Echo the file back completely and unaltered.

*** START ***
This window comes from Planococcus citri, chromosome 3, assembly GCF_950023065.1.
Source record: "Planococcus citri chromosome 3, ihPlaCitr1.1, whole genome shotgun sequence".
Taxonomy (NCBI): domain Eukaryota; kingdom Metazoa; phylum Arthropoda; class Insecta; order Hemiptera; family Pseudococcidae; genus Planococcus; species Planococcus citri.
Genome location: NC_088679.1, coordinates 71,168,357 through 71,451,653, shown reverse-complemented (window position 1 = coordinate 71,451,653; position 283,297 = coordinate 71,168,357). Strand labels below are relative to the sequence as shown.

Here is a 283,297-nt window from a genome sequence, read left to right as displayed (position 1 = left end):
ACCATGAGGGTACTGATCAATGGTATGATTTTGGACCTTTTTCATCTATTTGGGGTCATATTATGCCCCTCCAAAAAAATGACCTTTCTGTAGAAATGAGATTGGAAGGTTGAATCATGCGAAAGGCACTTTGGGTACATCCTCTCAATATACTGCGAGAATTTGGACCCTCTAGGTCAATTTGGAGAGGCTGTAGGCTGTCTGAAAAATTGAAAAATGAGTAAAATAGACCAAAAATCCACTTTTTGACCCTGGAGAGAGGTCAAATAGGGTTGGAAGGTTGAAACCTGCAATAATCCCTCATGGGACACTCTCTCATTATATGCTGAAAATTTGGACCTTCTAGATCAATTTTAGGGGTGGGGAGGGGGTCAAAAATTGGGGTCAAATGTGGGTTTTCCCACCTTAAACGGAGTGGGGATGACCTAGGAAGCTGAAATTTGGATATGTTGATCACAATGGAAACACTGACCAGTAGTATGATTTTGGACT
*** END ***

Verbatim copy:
This window comes from Planococcus citri, chromosome 3, assembly GCF_950023065.1.
Source record: "Planococcus citri chromosome 3, ihPlaCitr1.1, whole genome shotgun sequence".
Taxonomy (NCBI): domain Eukaryota; kingdom Metazoa; phylum Arthropoda; class Insecta; order Hemiptera; family Pseudococcidae; genus Planococcus; species Planococcus citri.
Genome location: NC_088679.1, coordinates 71,168,357 through 71,451,653, shown reverse-complemented (window position 1 = coordinate 71,451,653; position 283,297 = coordinate 71,168,357). Strand labels below are relative to the sequence as shown.

Here is a 283,297-nt window from a genome sequence, read left to right as displayed (position 1 = left end):
ACCATGAGGGTACTGATCAATGGTATGATTTTGGACCTTTTTCATCTATTTGGGGTCATATTATGCCCCTCCAAAAAAATGACCTTTCTGTAGAAATGAGATTGGAAGGTTGAATCATGCGAAAGGCACTTTGGGTACATCCTCTCAATATACTGCGAGAATTTGGACCCTCTAGGTCAATTTGGAGAGGCTGTAGGCTGTCTGAAAAATTGAAAAATGAGTAAAATAGACCAAAAATCCACTTTTTGACCCTGGAGAGAGGTCAAATAGGGTTGGAAGGTTGAAACCTGCAATAATCCCTCATGGGACACTCTCTCATTATATGCTGAAAATTTGGACCTTCTAGATCAATTTTAGGGGTGGGGAGGGGGTCAAAAATTGGGGTCAAATGTGGGTTTTCCCACCTTAAACGGAGTGGGGATGACCTAGGAAGCTGAAATTTGGATATGTTGATCACAATGGAAACACTGACCAGTAGTATGATTTTGGACT